Vanadium redox flow technology provider redT energy has passed its G59 pre-testing for its 15kW / 240kWh vanadium flow energy storage systems, which are located at the Power Networks Demonstration Centre (PNDC) in Cumbernauld, Scotland.
The units arrived at PNDC in early June. UK-based Utility Scottish and Southern Energy (SSE) has now carried out the testing on site, examining how safely the units could be installed on the Isle of Gigha.
redT can now begin installing and commissioning of the system on the island. This will be followed by further testing and the full commissioning of the 1.68MWh system with connection to the island’s grid. The purpose of the storage system is to manage grid constraints related to four community-owned wind turbines.
redT claims this will be the first containerised, utility-scale vanadium flow system deployed globally, in order to help integrate renewable energy.
The firm’s energy storage system has a liquid storage medium, which it claims allows for a long life of more than 10,000 full charge/discharge cycles as well as a 100% usable depth of discharge. It has applications in remote power, smart grids, power quality, and other areas of renewable energy management.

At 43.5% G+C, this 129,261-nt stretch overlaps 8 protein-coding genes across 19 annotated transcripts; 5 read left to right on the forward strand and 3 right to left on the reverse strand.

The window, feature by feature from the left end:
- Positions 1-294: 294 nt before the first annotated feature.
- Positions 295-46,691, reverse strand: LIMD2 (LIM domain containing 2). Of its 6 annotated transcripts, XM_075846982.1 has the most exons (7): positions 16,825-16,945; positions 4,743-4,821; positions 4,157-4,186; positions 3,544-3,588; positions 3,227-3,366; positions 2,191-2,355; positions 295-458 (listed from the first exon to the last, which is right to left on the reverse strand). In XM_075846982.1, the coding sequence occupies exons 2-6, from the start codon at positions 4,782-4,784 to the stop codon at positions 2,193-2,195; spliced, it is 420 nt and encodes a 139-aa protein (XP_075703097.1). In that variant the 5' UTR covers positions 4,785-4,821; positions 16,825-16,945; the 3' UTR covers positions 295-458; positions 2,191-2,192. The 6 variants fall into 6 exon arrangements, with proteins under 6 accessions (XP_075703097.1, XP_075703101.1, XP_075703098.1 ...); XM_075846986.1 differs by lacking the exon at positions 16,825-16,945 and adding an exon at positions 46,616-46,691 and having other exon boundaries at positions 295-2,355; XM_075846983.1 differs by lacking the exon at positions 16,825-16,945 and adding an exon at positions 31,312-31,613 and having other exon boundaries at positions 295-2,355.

The ability of flow batteries to provide long duration storage without degradation is a tempting proposition for renewables developers, as detailed in previous Energy Storage News blog.
David Rutherford, chief executive, PNDC, said: “Storage offers the potential to smooth out the fluctuations of renewable energy electricity production. Flow machines like the one being demonstrated by redT provide some unique characteristics for the evolving market place. In half a decade, these technologies will be embedded features of our energy market.”
Scott McGregor, chief executive of redT energy, said: “The deployment of this machine to the Isle of Gigha is ground breaking as far as it is represents the first time that contract manufacturing of a large commodity unit such as this has been successfully deployed ahead of commercial production globally.”
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